Beef ribs reading 207
Probe like butter means that the probe slides in and out with complete ease.

Bark or burnt?

Thirty minute rest next or you could wrap in foil or butcher paper (and then in a towel) and hold longer in an empty cooler or a turned off microwave or oven as is done with brisket:
Beef ribs ready to slice
If you chose burnt, turn in your man card!

What is bark?

It’s the tastiest part of the meat. It’s that black outer coating of the meat that forms when the rub combines with smoke and the fat that renders out of the meat as the heat cooks the beef ribs. The black color comes from the smoke. For those who haven’t had great bark, it may not look all that great, but for those that know, that’s the best part right there!
 
Bark? Check.
Smoke ring? Check.
Juicy? Check.
Tender? Check.
Smoky savory flavor? Check.
Like brisket on a stick! Check!
Priceless!
Sliced beef ribs
Whadya think?
How about a close up shot dropped on a bed of garlic mashed potatoes?
A beef rib on a pile of mashed potatoes
Mmmmmmm Smoke ring and glisten!

Simple Beef Ribs Plated

Here’s a little fancier plate:
Simple Beef Ribs Recipe
A little asparagus and chives go a long way to make for a fancy plate
Another sure fire way to know they are done to perfection? The bones slide out clean:
Would I do anything differently next time? Probably, because I love to experiment in an effort to improve upon the previous cook(s). Wet aging the ribs for 30 days or a beefy flavor injection (or both) would be a couple options. But remember, keep it simple.
 
If you have any questions, feel free to leave them below or send me an email.
 
And if you liked this simple beef ribs recipe, give this one a shot
 

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5 from 1 vote

Simple Beef Ribs Recipe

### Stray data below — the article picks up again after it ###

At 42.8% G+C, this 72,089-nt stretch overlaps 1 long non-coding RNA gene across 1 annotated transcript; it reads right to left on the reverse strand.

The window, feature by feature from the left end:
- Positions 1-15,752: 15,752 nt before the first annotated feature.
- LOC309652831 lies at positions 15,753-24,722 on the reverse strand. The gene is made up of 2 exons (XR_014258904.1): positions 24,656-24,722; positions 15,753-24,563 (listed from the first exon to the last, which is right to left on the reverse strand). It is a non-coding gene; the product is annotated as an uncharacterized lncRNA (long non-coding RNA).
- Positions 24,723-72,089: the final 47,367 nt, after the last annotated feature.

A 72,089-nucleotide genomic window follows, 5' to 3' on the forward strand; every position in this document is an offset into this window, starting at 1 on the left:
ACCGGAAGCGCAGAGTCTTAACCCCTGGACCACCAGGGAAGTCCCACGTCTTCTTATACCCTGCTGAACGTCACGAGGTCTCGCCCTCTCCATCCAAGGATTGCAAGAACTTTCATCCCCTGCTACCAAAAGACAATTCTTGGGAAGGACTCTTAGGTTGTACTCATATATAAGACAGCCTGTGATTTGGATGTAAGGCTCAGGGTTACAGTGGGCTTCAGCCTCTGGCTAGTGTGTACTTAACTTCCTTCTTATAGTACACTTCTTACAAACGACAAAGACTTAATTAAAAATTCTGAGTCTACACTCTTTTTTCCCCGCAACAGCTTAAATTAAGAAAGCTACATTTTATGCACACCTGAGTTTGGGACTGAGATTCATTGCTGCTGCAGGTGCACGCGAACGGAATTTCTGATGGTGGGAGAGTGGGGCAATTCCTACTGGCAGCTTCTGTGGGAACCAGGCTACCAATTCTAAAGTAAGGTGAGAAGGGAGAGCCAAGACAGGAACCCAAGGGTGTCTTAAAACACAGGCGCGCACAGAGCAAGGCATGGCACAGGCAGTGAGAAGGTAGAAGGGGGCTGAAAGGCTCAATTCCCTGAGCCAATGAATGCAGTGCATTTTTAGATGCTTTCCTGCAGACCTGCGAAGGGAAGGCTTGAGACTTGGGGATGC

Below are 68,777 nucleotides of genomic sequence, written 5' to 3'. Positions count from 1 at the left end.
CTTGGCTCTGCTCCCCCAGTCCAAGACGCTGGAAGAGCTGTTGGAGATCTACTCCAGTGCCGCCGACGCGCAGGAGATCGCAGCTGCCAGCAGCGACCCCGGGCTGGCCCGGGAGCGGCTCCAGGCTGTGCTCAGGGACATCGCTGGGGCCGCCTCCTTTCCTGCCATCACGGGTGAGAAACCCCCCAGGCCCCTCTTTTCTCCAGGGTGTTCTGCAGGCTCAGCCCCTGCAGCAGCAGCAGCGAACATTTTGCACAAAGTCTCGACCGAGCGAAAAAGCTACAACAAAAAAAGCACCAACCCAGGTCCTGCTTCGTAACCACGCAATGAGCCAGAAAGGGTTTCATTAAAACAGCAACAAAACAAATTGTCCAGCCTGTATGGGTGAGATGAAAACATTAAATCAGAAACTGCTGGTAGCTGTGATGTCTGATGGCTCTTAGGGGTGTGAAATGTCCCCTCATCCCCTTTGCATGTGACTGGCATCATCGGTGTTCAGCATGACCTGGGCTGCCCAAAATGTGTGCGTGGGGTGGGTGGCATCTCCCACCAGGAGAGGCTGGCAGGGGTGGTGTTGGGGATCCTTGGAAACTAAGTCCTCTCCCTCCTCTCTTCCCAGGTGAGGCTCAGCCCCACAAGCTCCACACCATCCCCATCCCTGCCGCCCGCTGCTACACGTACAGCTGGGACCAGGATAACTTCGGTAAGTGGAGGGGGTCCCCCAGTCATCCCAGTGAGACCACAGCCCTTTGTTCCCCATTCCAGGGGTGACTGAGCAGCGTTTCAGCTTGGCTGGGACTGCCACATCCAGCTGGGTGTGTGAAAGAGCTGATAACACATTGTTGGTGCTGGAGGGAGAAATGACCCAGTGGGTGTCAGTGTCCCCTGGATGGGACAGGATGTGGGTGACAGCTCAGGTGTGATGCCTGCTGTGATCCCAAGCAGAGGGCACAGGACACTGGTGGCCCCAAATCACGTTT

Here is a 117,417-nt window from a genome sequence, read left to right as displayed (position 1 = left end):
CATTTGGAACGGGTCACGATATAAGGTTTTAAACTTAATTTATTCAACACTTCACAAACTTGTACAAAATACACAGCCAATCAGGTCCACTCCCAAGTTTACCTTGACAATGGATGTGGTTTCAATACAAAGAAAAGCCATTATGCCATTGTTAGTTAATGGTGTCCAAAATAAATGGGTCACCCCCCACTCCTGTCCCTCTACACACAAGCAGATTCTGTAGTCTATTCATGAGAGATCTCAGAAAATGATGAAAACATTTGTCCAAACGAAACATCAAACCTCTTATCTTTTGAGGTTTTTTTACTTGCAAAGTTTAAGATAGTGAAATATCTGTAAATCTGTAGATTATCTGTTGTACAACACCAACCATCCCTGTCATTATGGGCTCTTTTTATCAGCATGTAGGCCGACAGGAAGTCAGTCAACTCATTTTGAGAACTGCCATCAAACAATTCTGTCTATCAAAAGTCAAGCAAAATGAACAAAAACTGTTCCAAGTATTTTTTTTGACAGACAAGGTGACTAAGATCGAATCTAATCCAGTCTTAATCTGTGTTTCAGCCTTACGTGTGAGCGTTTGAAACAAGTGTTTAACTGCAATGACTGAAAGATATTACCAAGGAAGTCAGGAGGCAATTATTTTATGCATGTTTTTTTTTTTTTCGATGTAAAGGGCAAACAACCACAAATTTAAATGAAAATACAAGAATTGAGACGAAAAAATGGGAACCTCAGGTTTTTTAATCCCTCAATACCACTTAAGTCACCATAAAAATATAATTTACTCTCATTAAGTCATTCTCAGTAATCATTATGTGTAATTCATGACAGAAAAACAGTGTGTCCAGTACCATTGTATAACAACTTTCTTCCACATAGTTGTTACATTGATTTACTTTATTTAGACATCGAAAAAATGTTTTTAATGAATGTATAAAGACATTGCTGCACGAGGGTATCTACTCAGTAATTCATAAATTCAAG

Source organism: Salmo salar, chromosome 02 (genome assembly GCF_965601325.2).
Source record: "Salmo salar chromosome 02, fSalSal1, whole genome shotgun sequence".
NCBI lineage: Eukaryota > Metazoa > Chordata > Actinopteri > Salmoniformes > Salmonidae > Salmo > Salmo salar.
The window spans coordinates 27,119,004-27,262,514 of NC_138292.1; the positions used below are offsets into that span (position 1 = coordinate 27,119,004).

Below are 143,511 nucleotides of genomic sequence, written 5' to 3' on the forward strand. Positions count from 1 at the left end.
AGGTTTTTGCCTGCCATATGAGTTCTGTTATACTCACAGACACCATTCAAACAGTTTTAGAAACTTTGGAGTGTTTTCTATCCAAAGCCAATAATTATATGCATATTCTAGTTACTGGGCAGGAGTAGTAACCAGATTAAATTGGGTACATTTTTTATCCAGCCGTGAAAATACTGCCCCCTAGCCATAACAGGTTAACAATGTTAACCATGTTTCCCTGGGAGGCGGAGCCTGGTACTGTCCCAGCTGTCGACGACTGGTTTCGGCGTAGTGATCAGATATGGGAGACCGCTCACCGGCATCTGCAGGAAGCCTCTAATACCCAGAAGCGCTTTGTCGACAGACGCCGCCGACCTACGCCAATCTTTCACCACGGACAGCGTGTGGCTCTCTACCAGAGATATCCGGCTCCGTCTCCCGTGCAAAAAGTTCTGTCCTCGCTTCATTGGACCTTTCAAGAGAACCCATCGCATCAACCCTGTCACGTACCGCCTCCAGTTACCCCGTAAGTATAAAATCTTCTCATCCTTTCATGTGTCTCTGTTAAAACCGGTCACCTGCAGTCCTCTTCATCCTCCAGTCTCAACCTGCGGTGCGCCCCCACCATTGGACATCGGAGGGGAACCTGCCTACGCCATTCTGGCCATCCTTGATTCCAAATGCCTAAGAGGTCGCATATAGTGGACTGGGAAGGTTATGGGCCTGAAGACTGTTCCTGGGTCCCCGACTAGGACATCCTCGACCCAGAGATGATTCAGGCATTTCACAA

A simple beef ribs recipe guaranteed to be as delicious as it is easy to make by keeping it to the basics and featuring some tricks to save time and effort
Prep Time20 mins
Cook Time5 hrs 30 mins
Total Time5 hrs 50 mins
Course: Entree
Cuisine: Barbecue

Ingredients

  • 1 beef plate ribs (3-bone section)
  • spicy mustard
  • coarse grind steak seasoning or your favorite beef rub
  • 1 cup beef broth
  • 1 cup dry red wine (you can easily substitute water for the wine and broth if you wish)

Instructions

  • Trim the membrane off the back of the ribs by using a spoon handle to get between the meat and the membrane and peel the membrane back and discard
  • Trim the rest of the fat off the meat on the bone side and then do the same on the meat side
  • Slather with mustard and then hit the beef ribs with your favorite beef rub
  • Set up the grill for two zone grilling/indirect cooking with coals/smoke wood on one side and the meat on the other
  • Target temp inside the grill is 275-325
  • Smoke until the ribs hit approximately 175F internal (about 3 hours, but remember cook to temp, not time)
  • Then place the beef ribs on top of a cooling rack in an aluminum pan and pour in the broth and red wine
  • Place another aluminum pan on top, upside down to keep the moisture in
  • After another approximate 2 hours of cooking, the ribs should be a little over 200 degrees
  • Remove from the heat, allow to rest and serve.
Greg Thomas

Greg Thomas

Greg Thomas

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2 comments

5 stars
Hi,
I see you’re getting these from Costco. The one at Manchester and 141 usually have them. Sometimes they are together and sometimes they cut them into single bones. Man, are they good! Nice tip about the spoon. I will have to try that. Have you tried the little chuck riblets from Walmart? Although smaller they don’t take as long to cook.
George

Reply

Thanks for your comments George. I usually find the beef ribs at the Costco at Lindbergh/55. I have not tried the chuck riblets from Wal-Mart. I’ll have to give that a look.
I hope you had some great grilling this past holiday weekend. Sorry it took so long to get back to you sir.

Yours in grilling,
Greg